Reset A A Font size: Print

District Court of Appeal, First District, Division 2, California.

Mary Louise DUNN, by Rose Dunn, her mother, Plaintiff and Respondent, v. John DUNN, Defendant and Appellant.

Civ. 18638.

Decided: May 11, 1960

Nebeker, Stoops & Hoge, Oakland, for appellant. Leslie C. Gillen, Rodney H. Washburn, San Francisco, for respondent.

This action for support, medical and hospital expenses and attorneys fees was brought on behalf of plaintiff, an illegitimate child, by her mother. The defendant father did not deny paternity and by way of answer asked the court to ‘fix and award to the plaintiff a reasonable sum for medical and hospital expenses connected with the birth of the plaintiff and a reasonable sum per month for the support and maintenance of the plaintiff to be contributed and paid by the defendant.’

Following a hearing on an order to show cause, the court awarded plaintiff certain sums for monthly support, attorneys fees and costs, hospital and medical expenses and a ‘layette and miscellaneous infant equipment.’ The defendant appealed from only the awards for medical and hospital expenses and the layette, and upon the sole ground that these two items of expense had been paid for by the mother. Civil Code section 196a1 requires the mother as well as the father to support an illegitimate child. Appellant contends that since the action was brought by the child, the mother had no right to compel reimbursement from the father for sums the mother had paid for prenatal or post-natal care. This is a correct statement of the rule of law as enunciated in Demartini v. Marini, 45 Cal.App. 418, 419, 187 P. 985. However, the defense is not available to defendant, since he did not raise the issue of payment in the trial court. First, defendant did not raise the issue by his pleadings. The answer which defendant filed prior to the hearing alleges: ‘Defendant affirmatively alleges that at all times pertinent hereto, before the filing of the above-entitled action, and before plaintiff was represented by her counsel of record herein, that the defendant has acknowledged the paternity of the plaintiff, and has shown his willingness to the mother of the plaintiff and her present and former counsel, to pay reasonable support for the plaintiff and to pay reasonable medical and hospital bills incurred in connection with the birth of said plaintiff.’ Second, during the hearing, defendant failed to raise the defense of payment. He made no objection to the introduction into evidence of the items composing the hospital and medical expenses or layette costs upon the ground of payment, although he did object on other grounds.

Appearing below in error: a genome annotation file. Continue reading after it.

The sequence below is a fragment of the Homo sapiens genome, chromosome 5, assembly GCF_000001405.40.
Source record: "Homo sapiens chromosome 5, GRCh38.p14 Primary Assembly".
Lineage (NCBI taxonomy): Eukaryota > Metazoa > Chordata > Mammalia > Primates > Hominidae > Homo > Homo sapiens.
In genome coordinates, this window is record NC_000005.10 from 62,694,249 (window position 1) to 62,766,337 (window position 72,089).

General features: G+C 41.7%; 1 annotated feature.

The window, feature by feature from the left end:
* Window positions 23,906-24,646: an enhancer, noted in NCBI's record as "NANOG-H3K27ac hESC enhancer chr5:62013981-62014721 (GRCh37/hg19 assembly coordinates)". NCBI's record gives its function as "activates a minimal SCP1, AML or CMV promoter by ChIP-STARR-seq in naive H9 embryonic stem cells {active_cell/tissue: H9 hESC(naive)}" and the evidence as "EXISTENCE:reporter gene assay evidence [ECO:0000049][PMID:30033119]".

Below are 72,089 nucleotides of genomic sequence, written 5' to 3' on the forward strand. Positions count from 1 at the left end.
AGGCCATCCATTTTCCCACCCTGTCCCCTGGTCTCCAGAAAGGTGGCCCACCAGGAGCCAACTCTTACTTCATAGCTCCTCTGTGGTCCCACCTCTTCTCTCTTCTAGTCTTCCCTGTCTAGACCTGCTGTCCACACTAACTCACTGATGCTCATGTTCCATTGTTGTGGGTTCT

At one point in the hearing, counsel for defendant made the following statements to the court:

‘Mr. Sapiro: Although actually, what appear to be maximum expenses were incurred on the hospital and medical connected with the birth, we are not going to make any issue on it.

‘The Court: Well, I have here Dr. Gratton, $400.00. Do you except to that?

‘Mr. Sapiro: Well, the thing we wish to point out on that is that I am advised that the most expensive room in the hospital was taken.

‘Mr. Gillen: He is talking about the doctor.

‘The Court: How about Dr. Gratton $400.00?

‘Mr. Sapiro: We do not except to that.